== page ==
Legal Tech Startups Founded by Lawyers

To build a better mousetrap, you have to know something about mice.

It's true in the legal tech business, too. After all, how can you create a better way to monitor a court docket if you don't really know how it works? Michael Sander, who created Docket Alarm, learned that lesson when he was working at an expensive New York law firm.

"Twice a day, we had a paralegal go to the court's website, enter a case number, see if there was anything new, and repeat that nine times," he told Wired.com.

Google Assistant Is Ready to Assist Your Law Practice

If you have fallen in love with Siri or Alexis, you can still take a peek at Google's digital assistant and be faithful to your first love.

These voice-enabled programs perform many of the same functions, but their makers are always trying to improve each model. Apple got to the market first with Siri on the iPhone; then Amazon breathed life into Alexis, the voice of the home-based Echo device; and now Google has released a new version of the Assistant.

So what's the fuss about Google's latest release and why should any Siri or Alexis lover care? Well, the Assistant is smarter. It can even learn to talk like a lawyer.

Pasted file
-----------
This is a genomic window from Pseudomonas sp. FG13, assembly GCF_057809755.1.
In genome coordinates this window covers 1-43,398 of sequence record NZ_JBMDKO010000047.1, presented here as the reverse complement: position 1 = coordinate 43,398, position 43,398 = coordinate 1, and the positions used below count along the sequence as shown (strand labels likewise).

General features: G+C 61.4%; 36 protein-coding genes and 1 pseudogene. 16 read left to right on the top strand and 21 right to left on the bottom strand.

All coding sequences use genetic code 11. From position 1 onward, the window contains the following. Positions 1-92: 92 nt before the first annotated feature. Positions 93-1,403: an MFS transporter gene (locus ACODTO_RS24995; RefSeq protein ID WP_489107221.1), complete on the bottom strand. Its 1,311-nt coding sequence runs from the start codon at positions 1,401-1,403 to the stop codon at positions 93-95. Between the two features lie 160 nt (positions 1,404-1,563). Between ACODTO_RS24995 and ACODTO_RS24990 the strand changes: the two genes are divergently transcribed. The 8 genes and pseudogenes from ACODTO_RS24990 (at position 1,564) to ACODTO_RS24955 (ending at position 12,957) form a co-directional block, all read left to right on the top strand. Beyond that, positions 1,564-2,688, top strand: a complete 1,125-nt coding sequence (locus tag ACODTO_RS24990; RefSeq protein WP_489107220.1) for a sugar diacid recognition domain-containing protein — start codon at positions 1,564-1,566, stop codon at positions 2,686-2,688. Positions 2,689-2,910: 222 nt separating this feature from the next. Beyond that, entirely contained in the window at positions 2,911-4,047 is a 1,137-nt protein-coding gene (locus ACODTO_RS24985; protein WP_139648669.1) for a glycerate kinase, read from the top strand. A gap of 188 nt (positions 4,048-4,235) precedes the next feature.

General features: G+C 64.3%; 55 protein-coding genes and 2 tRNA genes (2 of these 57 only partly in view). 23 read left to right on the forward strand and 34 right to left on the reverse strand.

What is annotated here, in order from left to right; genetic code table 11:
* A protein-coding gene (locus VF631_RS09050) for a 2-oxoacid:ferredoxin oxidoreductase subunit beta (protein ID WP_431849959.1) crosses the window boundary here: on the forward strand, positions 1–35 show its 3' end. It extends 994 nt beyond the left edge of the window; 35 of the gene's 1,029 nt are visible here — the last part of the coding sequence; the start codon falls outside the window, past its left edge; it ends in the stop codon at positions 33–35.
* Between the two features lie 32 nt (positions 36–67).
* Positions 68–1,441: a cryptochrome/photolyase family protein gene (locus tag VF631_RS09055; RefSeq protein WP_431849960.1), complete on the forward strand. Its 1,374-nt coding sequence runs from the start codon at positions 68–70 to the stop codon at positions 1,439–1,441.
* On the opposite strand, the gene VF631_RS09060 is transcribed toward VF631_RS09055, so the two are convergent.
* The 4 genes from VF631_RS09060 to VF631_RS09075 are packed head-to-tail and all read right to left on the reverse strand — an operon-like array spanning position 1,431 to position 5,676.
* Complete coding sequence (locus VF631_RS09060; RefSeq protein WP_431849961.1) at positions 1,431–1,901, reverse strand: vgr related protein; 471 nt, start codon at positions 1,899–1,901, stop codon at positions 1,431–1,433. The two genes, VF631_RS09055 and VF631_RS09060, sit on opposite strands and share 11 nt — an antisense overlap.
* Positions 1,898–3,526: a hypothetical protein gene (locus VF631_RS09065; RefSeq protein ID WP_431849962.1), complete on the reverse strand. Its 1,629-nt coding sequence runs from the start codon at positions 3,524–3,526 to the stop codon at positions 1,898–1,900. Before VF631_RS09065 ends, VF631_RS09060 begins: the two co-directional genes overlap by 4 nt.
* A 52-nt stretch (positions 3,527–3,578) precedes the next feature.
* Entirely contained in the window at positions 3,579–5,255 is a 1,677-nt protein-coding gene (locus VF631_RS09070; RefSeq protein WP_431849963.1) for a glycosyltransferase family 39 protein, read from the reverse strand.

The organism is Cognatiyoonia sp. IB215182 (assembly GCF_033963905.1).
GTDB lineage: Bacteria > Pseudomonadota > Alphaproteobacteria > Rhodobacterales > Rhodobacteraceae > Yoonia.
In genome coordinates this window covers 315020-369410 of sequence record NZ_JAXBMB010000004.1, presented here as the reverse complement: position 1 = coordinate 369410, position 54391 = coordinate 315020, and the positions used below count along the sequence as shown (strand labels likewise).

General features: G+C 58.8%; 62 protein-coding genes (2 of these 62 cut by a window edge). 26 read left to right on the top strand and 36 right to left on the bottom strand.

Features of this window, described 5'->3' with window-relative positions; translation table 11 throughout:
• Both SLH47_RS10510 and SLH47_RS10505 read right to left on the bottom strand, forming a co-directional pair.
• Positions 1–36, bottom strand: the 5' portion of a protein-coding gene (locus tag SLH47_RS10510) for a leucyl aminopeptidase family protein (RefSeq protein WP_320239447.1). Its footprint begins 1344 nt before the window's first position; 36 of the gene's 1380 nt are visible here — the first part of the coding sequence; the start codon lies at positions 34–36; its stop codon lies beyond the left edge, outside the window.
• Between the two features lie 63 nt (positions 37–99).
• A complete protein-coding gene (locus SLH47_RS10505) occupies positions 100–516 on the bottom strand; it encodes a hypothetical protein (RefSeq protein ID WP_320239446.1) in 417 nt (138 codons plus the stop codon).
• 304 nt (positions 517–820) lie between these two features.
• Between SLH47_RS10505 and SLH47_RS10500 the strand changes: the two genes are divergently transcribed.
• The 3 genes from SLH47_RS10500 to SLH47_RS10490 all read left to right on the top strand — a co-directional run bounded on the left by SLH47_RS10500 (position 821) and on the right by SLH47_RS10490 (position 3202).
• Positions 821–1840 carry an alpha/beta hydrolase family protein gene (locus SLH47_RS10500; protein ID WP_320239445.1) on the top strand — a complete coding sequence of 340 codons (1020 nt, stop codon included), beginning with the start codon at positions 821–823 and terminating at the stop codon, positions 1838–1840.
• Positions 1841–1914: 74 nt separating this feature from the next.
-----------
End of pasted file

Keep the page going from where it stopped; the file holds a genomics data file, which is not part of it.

Thunderbird Email to Stay Under Mozilla's Wing, For Now

After Mozilla gave birth to Firefox, the popular web browser, it created an email client in Thunderbird.

But as the two grew up, Thunderbird turned out to be a problem child. Concerned about its effect on the family, Mozilla started to push Thunderbird out of the nest.

Five years have passed, and Thunderbird is still hanging around. For now, Mozilla is keeping the email client under its wing but with conditions and not for long. The Mozilla drama is a study in the challenges of freeware.

When Lawyers Fear Legal Tech, Business Suffers

If the shark is at the top of the ocean food chain, what are sharks afraid of?

Starvation, that's what. It doesn't matter how many teeth you have if there is nothing left to bite.

Lawyers can relate. As technology takes away legal work, lawyers feel the threat of starvation. But the real danger is for lawyers who don't adapt to the changing times. Clients expect lawyers to keep up with technology. Even basic tech tools can significantly increase efficiency.

Without embracing new tech, lawyers may become toothless in an ocean with fewer sources of food. The good news is that technology isn't expected to take all the legal jobs anytime soon, and there's still time to adapt.

How Using AI Can Be Your Marketing Boon

Kevin O'Keefe, a 20-year veteran of legal marketing, recently had an epiphany about artificial intelligence. Emerging from an annual Legal Marketing Association meeting, he realized it was the first year anyone had mentioned AI.

"AI and machine learning may have been discussed in relation to e-discovery, but this year there were multiple sessions with legal technology and software presenting on AI," he said.

What does that mean? It means lawyers haven't really been using AI to market their law firms.